NEW DELHI (Reuters) - Hundreds of workers at motorbike companies including Yamaha Corp (7951.T) and Eicher Motors (EICH.NS) are on strike in the southern Indian city of Chennai, demanding better wages and a right to form unions to defend their interests.
Employees said the companies had employed a large number of contract workers to get around rigid Indian labor laws that make it difficult to hire and fire full-time staff and have refused to bring them on company payrolls even after years of contract work.
The unrest is the latest to hit the state of Tamil Nadu, dubbed the Detroit of South Asia because big automakers such as BMW (BMWG.DE), Daimler (DAIGn.DE), Hyundai (011760.KS), Ford (F.N), Nissan (7201.T) and Renault (RENA.PA) have factories in the state.
“Our main demands concern low wages, contract employees not being made permanent and workers being denied basic respect,” said S Kannan, Kanchipuram district president at the Centre of Indian Trade Unions, one of the leaders involved in organizing the strike at Yamaha.
Kannan said that talks to resolve the strike had made no progress.
A spokesman at Yamaha, which sells in India as well as overseas, said that production is running below capacity.
Yamaha has a 4 percent share of India’s two-wheeler market. It sold about 793,000 motorcycles in the past financial year and exported about 252,000.
Wages are low in India, making it an attractive manufacturing and export hub for companies, but workers feeling the effects of rising inflation have been agitating in recent years for higher pay.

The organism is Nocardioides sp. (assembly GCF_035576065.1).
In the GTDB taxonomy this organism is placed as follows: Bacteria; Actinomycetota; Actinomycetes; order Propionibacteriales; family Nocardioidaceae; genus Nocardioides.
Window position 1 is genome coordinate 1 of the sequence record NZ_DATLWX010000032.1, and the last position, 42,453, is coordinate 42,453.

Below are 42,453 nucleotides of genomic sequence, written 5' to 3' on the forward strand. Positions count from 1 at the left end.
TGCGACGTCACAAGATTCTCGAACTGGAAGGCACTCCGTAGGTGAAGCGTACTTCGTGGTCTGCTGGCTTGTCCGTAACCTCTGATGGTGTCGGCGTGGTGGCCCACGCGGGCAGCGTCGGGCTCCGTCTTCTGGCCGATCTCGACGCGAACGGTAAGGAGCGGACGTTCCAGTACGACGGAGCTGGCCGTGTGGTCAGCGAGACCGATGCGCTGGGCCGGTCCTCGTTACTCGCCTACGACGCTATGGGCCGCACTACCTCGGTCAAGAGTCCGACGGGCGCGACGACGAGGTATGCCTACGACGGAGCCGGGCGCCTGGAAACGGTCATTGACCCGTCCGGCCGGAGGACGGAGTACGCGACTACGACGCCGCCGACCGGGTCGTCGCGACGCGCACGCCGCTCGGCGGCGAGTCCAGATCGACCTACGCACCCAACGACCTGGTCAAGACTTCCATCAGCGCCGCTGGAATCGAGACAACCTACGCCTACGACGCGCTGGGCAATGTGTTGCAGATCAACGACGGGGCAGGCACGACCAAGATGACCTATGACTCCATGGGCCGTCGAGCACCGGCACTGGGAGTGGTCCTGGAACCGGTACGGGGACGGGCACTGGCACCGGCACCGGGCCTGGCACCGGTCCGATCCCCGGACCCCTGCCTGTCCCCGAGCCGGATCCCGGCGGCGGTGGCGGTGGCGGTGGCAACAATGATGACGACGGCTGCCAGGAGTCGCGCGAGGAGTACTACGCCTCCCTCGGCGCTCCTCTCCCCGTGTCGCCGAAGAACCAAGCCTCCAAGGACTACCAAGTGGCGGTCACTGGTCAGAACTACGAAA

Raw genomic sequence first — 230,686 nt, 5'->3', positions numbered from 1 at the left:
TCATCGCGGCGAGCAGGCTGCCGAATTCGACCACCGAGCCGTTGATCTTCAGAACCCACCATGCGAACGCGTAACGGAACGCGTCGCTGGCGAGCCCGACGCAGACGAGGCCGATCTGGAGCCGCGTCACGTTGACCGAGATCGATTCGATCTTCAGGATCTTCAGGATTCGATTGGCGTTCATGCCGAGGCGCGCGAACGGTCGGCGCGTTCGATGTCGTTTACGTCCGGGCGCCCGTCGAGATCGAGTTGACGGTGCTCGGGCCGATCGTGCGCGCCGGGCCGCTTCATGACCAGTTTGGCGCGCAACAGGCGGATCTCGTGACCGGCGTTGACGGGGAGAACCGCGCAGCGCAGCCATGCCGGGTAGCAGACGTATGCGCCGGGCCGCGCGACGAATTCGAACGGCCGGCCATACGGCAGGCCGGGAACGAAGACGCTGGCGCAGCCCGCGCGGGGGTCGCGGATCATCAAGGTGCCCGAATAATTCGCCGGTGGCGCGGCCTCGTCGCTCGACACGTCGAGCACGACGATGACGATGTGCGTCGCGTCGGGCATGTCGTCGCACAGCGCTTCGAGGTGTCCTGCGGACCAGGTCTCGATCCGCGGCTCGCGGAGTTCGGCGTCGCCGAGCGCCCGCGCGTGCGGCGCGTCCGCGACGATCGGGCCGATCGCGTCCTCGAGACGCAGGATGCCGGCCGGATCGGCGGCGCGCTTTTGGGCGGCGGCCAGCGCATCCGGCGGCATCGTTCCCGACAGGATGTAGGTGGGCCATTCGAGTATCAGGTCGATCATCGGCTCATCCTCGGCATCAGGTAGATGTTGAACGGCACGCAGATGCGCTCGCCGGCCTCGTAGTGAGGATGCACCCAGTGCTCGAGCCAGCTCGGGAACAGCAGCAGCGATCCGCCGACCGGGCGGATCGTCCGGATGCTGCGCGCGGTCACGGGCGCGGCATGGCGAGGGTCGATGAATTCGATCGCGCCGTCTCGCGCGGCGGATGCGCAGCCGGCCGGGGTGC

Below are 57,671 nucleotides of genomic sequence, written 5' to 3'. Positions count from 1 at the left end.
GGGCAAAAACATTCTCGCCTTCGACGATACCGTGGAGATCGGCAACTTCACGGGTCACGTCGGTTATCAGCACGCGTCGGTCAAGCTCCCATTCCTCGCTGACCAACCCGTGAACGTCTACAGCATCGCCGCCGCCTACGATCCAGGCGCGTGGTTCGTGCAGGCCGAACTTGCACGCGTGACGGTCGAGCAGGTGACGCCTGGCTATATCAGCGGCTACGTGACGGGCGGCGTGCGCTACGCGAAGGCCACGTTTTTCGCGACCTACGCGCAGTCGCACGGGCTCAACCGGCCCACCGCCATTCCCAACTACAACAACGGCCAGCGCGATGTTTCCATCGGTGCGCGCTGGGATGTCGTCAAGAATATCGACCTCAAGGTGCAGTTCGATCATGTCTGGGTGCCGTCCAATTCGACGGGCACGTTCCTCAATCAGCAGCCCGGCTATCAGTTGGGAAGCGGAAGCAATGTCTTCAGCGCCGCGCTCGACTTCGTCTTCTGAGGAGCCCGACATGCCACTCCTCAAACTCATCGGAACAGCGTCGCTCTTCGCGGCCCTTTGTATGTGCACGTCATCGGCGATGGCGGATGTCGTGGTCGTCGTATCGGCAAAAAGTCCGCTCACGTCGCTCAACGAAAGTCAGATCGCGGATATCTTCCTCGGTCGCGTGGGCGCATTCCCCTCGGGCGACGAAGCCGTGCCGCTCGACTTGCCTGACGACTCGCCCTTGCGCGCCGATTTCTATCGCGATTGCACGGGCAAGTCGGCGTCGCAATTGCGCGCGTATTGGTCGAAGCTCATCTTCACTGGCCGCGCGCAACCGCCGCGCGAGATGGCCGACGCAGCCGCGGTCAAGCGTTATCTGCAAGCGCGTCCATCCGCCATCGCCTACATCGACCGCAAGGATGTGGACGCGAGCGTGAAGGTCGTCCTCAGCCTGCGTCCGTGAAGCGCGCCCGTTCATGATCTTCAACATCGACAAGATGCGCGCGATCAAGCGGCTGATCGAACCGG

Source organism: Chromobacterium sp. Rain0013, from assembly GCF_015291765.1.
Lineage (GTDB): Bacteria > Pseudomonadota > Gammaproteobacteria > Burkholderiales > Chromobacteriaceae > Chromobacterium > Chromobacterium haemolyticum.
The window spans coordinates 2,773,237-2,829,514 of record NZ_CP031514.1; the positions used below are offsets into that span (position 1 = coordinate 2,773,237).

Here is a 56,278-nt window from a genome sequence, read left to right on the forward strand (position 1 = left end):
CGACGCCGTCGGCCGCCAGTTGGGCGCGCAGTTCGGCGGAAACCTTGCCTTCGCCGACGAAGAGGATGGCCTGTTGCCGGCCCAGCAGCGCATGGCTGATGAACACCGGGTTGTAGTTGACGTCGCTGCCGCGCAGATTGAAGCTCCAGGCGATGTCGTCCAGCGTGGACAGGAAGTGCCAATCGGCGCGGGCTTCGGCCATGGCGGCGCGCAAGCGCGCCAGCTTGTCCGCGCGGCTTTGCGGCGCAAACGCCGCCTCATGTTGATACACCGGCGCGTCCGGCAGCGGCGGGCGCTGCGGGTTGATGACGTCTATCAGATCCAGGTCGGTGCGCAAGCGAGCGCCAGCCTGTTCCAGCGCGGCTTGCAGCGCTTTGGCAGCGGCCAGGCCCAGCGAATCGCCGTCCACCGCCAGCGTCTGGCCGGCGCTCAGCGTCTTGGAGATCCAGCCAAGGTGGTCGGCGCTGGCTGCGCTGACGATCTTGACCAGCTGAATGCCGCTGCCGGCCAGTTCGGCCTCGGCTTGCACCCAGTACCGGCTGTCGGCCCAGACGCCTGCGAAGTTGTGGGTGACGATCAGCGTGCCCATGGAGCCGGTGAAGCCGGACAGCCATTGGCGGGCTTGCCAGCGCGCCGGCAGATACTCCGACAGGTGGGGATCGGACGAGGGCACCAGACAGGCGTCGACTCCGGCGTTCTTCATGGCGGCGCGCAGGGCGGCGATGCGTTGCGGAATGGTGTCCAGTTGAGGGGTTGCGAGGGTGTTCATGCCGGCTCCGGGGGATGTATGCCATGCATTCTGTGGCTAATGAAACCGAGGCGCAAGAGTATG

“The issue is not widespread. It is in pockets, but it is a cause of concern, especially since it is an industrial belt,” said an executive at a global automaker.
In May protests turned violent at metals conglomerate Vedanta’s copper smelter about 400 miles from Chennai over alleged environmental violations that the company said underlined the risks global businesses face in India.
The government has tried to overhaul labor laws, hoping to create millions of new jobs and boost economic growth by making it easier to hire and fire, but has faced resistance.
Workers at Eicher Motors, which owns the Royal Enfield motorcycle company, are protesting one such scheme, the National Employability Enhancement Mission (NEEM), said R Sampath, vice-president of the Royal Enfield Employees Union.
“The scheme stops contract workers from becoming permanent employees, allows management to keep wages low and fire people with one-month’s notice,” said Sampath, adding that contract workers do not receive other employee benefits.
Royal Enfield, which has about a 4 percent share of the two-wheeler market and sold more than 800,000 motorcycles in India over the past financial year, is “hopeful of arriving at a mutually beneficial solution”, it said in a statement.
“We have forums that address matters related to the wellbeing of workmen and are working to understand the issue that compelled a few workmen to refrain from reporting for work today,” the company said.
Eicher Motors competes with U.S. motorcycle manufacturer Harley-Davidson Inc (HOG.N) in India.
Reporting by Sudarshan Varadhan and Aditi Shah in New Delhi; Editing by Sanjeev Miglani and David Goodman